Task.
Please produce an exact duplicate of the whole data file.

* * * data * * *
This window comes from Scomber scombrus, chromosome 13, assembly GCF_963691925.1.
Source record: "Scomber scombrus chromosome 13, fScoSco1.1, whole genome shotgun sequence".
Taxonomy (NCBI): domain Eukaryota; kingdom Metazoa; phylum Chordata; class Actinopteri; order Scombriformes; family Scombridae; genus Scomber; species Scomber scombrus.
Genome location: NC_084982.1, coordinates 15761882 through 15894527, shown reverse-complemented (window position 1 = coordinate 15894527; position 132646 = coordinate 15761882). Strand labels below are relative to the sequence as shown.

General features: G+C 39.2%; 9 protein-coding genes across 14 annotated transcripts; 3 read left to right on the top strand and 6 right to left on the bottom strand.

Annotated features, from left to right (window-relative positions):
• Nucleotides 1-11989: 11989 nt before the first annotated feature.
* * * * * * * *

This window comes from Scomber scombrus, chromosome 13, assembly GCF_963691925.1.
Source record: "Scomber scombrus chromosome 13, fScoSco1.1, whole genome shotgun sequence".
Taxonomy (NCBI): domain Eukaryota; kingdom Metazoa; phylum Chordata; class Actinopteri; order Scombriformes; family Scombridae; genus Scomber; species Scomber scombrus.
Genome location: NC_084982.1, coordinates 15761882 through 15894527, shown reverse-complemented (window position 1 = coordinate 15894527; position 132646 = coordinate 15761882). Strand labels below are relative to the sequence as shown.

General features: G+C 39.2%; 9 protein-coding genes across 14 annotated transcripts; 3 read left to right on the top strand and 6 right to left on the bottom strand.

Annotated features, from left to right (window-relative positions):
• Nucleotides 1-11989: 11989 nt before the first annotated feature.